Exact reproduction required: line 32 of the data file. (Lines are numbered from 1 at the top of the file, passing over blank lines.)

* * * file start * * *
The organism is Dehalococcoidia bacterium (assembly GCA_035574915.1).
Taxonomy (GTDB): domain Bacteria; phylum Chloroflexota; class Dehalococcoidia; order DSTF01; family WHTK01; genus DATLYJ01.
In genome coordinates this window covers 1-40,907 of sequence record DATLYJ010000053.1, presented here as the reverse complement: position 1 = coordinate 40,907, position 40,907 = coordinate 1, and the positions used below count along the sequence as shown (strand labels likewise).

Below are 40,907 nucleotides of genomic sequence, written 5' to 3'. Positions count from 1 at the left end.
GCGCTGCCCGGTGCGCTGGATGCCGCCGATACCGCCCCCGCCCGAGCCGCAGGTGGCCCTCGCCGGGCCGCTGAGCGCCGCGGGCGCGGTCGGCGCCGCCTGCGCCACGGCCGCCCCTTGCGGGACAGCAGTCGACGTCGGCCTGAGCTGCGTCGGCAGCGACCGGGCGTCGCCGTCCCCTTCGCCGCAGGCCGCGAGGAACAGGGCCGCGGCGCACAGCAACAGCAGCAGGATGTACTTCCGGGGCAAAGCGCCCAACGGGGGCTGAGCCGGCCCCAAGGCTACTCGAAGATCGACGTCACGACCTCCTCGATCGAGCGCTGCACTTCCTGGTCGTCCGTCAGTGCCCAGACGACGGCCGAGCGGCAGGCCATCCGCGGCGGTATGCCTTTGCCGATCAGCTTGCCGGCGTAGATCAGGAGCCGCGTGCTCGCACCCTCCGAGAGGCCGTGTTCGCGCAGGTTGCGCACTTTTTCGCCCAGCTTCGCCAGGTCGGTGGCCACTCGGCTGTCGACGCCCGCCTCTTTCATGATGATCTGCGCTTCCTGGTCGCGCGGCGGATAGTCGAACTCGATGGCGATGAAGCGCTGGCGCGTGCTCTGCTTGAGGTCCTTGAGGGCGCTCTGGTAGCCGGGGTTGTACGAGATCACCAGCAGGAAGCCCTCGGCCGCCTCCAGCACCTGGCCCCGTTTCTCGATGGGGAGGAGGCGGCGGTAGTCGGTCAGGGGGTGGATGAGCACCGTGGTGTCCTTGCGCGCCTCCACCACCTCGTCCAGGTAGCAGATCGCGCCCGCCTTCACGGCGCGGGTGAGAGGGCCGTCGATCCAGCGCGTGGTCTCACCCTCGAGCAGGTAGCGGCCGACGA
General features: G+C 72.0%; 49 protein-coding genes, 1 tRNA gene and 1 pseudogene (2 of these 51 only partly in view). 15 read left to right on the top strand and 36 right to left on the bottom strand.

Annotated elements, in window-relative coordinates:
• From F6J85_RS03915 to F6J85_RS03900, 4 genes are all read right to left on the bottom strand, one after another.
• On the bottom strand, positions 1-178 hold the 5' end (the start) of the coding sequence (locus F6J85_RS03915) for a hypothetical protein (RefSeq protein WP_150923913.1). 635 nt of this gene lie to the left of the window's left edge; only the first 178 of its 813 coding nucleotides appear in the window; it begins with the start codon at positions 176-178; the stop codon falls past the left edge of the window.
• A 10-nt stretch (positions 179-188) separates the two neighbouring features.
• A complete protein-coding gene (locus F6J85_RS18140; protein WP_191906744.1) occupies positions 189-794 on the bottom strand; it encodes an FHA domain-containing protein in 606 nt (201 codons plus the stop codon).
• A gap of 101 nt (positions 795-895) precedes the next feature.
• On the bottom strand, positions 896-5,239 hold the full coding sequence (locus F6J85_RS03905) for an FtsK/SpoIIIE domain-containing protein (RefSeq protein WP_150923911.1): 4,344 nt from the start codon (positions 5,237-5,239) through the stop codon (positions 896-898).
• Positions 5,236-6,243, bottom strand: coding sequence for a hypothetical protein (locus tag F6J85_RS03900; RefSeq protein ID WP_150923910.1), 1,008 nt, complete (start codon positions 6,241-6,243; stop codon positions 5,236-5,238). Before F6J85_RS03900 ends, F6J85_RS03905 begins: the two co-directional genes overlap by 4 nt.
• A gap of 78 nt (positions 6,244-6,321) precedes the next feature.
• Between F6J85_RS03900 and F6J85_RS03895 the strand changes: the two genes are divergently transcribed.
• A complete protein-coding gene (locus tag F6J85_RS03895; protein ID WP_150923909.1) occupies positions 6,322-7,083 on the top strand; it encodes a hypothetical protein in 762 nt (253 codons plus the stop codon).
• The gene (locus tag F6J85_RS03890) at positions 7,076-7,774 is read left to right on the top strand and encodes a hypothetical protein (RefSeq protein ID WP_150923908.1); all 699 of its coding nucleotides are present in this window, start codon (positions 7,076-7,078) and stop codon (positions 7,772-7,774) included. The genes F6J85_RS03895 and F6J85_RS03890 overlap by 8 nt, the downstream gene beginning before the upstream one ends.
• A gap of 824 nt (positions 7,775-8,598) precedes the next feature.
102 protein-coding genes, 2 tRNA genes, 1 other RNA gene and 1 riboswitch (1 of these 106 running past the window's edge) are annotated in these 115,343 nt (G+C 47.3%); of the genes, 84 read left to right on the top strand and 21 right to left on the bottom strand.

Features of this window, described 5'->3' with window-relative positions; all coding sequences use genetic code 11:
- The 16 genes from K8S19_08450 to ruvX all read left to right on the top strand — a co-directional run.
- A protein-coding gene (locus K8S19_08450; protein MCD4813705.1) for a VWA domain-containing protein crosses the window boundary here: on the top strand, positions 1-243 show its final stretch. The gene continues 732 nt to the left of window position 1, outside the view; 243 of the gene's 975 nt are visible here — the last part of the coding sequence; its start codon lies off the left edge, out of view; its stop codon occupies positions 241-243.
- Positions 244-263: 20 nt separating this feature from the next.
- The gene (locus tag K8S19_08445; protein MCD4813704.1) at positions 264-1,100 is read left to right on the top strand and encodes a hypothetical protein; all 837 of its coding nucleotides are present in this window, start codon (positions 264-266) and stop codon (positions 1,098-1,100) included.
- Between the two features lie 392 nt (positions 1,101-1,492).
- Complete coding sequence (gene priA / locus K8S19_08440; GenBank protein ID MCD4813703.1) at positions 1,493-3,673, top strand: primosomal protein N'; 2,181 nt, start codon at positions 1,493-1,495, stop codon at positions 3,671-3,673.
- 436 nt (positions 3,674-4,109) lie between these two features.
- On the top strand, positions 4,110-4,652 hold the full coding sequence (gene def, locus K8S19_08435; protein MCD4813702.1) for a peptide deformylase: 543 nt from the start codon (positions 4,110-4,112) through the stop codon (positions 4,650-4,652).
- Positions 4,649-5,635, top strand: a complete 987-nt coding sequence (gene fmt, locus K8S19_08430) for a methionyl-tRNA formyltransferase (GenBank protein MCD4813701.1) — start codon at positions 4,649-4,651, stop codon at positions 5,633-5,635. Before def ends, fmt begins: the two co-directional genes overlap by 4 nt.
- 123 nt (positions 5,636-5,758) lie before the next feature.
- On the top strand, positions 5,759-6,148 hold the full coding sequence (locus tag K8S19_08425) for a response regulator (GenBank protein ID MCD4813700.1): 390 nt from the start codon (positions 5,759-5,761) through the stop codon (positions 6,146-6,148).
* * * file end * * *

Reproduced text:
- On the top strand, positions 5,759-6,148 hold the full coding sequence (locus tag K8S19_08425) for a response regulator (GenBank protein ID MCD4813700.1): 390 nt from the start codon (positions 5,759-5,761) through the stop codon (positions 6,146-6,148).